I said just now it was a “correction”, because I realized that despite the freedom I wanted to give the singers, I actually had fairly specific rhythms in mind all along, ever since the original version, and in this case they aren’t actually that complicated to write down. It was still a challenge to capture them in staff notation, as it often is, and should be (if it’s too easy, you may be missing a nuance or two). I changed my mind a few times about the time signatures and so on, but in the end it was fairly straightforward.
I reduced the overall structural looseness quite a bit. In the original, the SSA trio (sung by Trio Eos) was completely separate from the violin parts, which appear at the end of the score on their own page. It was up to the performers to put it all together. This new choral version is laid out more conventionally with the order of events specified. There is still some freedom in the exact timing of the spoken/played violin parts (originally played by Caroline Shaw and Peter Povey).
One other thing to mention, apart from rhythm, is the change from three sung parts to four. This was much harder than I expected, and required some blatant re-composing of the sung pitches. So the harmonies are not always the same as in the original.
JCR: The last issue I’d like to discuss is the use of the drone. It’s pervasive and such a prominent feature of your piece and the sound-world it inhabits. Can you talk about the drone’s role in your piece and, if applicable, how the drone has changed between the two versions?
RM: At the time I wrote this I was heavily into a rarely-heard kind of Gaelic bagpipe music called piobaireachd (a.k.a. pibroch). So I was writing a lot of drone-based music. Piobaireachd tends to have slow, arching melodies. So that influenced the sense of space and timing in both versions. I still love drones but I don’t use them as often these days.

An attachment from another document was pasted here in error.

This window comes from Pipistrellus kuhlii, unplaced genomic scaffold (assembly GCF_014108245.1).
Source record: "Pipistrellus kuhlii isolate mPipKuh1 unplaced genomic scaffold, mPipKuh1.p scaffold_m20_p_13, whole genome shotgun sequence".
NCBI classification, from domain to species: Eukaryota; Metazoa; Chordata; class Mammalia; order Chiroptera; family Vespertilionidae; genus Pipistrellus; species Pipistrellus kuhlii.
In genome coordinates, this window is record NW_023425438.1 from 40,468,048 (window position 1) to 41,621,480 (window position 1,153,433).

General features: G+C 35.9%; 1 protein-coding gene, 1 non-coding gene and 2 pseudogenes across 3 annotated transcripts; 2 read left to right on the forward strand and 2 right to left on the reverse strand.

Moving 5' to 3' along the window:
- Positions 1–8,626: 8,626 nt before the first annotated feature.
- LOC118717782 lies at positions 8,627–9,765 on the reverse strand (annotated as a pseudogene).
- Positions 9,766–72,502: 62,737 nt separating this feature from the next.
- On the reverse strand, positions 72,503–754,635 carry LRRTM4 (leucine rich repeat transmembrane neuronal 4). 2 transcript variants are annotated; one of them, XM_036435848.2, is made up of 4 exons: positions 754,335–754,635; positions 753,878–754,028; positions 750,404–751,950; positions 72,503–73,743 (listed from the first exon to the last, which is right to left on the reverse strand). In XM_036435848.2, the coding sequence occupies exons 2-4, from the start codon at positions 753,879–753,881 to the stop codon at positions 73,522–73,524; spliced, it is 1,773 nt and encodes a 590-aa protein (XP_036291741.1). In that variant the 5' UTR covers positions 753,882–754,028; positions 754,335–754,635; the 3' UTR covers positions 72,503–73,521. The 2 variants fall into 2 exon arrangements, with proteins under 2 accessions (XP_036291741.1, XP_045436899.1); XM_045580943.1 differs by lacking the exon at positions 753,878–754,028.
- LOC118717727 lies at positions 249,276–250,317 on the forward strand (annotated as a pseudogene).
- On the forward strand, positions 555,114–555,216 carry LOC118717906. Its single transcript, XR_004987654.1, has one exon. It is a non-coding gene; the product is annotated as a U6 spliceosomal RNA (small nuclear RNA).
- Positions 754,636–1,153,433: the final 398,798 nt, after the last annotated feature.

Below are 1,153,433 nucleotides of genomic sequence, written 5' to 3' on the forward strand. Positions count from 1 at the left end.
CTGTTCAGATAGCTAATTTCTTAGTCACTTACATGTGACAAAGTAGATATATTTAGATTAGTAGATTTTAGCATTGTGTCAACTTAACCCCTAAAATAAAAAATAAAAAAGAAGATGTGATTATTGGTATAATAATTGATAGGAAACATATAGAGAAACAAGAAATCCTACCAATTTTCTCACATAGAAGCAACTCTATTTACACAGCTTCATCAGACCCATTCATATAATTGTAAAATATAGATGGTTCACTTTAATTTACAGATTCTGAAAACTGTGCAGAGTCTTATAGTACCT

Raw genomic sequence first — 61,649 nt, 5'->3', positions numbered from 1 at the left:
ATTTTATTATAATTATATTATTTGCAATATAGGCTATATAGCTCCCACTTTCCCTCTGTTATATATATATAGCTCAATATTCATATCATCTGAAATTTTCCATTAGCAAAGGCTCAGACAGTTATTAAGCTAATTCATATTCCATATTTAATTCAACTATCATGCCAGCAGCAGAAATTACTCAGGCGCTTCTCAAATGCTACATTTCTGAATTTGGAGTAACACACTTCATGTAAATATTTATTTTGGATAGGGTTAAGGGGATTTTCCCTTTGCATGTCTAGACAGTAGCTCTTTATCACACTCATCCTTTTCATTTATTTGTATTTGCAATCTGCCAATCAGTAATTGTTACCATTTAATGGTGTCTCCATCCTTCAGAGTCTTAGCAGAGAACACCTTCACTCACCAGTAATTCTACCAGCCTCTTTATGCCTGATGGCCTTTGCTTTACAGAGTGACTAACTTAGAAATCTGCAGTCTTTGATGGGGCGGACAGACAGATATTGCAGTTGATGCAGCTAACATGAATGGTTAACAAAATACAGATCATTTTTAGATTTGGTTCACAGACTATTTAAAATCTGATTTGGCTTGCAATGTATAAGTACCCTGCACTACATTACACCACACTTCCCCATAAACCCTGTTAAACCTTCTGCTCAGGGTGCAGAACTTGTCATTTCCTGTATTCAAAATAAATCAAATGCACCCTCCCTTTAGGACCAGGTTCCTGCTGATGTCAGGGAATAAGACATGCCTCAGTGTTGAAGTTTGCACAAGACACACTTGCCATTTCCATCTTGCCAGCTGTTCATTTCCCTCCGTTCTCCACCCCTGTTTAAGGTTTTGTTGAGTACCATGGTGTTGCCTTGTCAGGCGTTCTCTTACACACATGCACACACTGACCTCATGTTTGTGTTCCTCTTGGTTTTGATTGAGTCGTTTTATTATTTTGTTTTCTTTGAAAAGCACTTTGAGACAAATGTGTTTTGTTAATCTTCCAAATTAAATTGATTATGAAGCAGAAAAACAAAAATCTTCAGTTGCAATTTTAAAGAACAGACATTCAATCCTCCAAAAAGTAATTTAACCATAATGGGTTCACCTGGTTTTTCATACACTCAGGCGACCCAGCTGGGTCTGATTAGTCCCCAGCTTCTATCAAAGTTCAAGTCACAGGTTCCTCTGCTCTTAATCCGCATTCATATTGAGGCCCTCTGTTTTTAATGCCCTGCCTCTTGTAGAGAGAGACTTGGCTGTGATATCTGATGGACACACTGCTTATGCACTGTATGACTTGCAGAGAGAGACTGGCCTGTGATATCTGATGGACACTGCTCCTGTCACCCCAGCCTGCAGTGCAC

I performed the drone parts myself in the original premiere: the upper note on a sruti box — an accordion-like drone instrument from India — and the lower note on an electric bass, with the note sustained by an ebow: a contraption you hold over the string which electronically vibrates it as long as it’s held there. The unusual timbres of those sounds, and the indefinite sustain, and the fact that I was playing them myself, made it possible for them to be fairly static.
In this new version I did not want to bore the lower string players to tears, but I also really wanted to keep the drones. Finding a way out of this quandary was tricky, and I’m not sure how well I succeeded. I decided to keep the drones pretty basic, but to invite the players to add subtle rhythms, both for their sake and to give the music a sense of quiet movement, like small ripples in a still pond.
JCR: Lastly, as a follow up, I’m a little curious, given the nature of the text, if the G-D perfect fifth drone that grounds the entire piece is a subtle musical reference to God.
RM: This had never occurred to me! But I like it a lot. This fifth has a quality I seek in a lot of my music: to somehow reverse the polarity of the lower note so that it doesn’t sound and feel like the tonic; instead, I love music that, when centered around the twin pillars of a central fifth (as most Western/tonal music is), the upper note is the tonic and the lower note sounds like the subtonic. It’s a simple shift of perspective but so subtle: to use imagery I learned from W.A. Mathieu, the ‘overtonal’ fifth above has a bright, powerful, sun-like quality in relation to a tonic, while the ‘reciprocal’ fifth below, which makes the tonic its own fifth while stepping aside to let the tonic still be a tonic, has a gentler, darker, and to me very mysterious quality. It’s hard to force the listener to hear an un-contextualized open fifth this way; the best I could do was to have the upper D enter first, to make it feel primary and so tonic-like.
Oddly though, the G functions as the tonic when it comes to the choral parts. I don’t have a logical explanation for this. But within and among the drones, the D is the primary one with its mysterious shadow note, the G, below.